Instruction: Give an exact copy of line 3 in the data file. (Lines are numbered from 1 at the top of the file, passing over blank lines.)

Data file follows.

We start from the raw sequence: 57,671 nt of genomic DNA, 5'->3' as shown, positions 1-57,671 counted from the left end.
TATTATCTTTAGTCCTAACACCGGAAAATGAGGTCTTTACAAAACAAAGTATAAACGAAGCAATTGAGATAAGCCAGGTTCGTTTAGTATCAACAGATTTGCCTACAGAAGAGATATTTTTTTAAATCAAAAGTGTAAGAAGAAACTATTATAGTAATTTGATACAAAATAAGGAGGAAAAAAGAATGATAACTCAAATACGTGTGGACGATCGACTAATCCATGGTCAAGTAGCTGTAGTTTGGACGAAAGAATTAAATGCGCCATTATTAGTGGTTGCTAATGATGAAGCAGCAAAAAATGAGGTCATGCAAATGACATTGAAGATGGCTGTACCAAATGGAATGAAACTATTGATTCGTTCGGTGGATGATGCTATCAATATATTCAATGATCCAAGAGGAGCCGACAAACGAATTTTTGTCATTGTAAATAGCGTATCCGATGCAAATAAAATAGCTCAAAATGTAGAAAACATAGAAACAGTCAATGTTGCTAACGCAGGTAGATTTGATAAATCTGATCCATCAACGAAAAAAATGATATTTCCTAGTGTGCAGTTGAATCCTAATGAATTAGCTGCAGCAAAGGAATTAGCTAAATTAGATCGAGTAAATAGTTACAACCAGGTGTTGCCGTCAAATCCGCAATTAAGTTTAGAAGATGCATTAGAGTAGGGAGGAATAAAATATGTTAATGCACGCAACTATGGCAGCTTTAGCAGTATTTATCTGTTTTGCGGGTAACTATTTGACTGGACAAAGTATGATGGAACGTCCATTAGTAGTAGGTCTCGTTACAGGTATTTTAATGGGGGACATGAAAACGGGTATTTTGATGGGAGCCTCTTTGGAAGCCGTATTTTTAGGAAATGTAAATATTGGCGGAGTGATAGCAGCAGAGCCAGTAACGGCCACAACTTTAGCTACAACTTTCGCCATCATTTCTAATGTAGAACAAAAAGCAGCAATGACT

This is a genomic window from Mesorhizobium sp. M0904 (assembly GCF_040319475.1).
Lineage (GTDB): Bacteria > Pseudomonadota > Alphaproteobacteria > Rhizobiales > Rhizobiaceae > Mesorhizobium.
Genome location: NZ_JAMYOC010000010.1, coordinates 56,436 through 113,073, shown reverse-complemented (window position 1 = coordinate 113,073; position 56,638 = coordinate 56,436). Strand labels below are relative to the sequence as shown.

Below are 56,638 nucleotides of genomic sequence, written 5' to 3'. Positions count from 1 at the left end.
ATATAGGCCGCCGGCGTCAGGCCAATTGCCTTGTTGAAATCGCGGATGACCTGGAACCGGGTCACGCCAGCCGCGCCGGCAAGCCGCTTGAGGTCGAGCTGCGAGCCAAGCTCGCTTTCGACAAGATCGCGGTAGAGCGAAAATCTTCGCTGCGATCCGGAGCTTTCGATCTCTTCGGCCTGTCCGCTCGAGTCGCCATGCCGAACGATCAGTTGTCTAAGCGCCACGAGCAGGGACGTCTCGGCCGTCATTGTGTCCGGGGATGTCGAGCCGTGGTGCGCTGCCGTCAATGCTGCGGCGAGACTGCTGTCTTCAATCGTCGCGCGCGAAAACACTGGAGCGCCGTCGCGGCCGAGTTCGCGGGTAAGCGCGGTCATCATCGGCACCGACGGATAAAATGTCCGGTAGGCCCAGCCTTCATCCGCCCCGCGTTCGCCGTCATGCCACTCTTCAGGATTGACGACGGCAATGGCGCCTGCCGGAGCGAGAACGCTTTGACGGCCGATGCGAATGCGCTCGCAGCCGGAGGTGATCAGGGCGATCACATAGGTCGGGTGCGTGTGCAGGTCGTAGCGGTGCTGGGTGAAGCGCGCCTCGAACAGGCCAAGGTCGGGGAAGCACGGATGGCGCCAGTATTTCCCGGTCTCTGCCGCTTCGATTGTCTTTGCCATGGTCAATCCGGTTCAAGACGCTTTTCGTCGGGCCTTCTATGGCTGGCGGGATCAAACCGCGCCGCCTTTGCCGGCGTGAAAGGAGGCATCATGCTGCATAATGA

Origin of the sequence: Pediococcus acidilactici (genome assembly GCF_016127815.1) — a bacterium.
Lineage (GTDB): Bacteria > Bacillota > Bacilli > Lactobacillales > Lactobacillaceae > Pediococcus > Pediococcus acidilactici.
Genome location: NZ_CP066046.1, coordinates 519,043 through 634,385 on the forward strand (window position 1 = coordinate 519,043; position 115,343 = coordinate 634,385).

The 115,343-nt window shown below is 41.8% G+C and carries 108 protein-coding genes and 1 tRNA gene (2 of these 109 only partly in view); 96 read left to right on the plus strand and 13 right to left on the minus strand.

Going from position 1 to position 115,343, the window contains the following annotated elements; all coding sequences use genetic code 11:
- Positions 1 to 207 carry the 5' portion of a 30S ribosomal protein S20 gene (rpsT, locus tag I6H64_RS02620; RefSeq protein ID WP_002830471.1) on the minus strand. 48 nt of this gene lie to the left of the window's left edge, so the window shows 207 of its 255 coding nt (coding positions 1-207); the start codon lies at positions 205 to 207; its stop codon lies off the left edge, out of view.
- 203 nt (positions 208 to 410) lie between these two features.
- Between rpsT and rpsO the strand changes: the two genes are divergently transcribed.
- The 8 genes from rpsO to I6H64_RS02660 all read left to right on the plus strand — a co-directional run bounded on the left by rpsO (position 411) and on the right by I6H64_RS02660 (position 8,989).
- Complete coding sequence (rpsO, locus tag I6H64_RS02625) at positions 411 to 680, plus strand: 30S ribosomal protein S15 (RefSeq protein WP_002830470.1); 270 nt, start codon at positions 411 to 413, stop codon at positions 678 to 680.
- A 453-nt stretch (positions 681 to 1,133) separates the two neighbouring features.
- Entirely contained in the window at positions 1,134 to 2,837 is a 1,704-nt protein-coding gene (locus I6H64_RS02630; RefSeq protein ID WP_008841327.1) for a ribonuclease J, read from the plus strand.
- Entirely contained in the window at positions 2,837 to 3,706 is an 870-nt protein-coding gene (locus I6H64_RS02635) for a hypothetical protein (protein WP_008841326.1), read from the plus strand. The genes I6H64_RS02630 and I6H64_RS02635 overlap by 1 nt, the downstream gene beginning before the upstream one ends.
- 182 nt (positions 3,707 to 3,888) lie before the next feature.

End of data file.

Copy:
This is a genomic window from Mesorhizobium sp. M0904 (assembly GCF_040319475.1).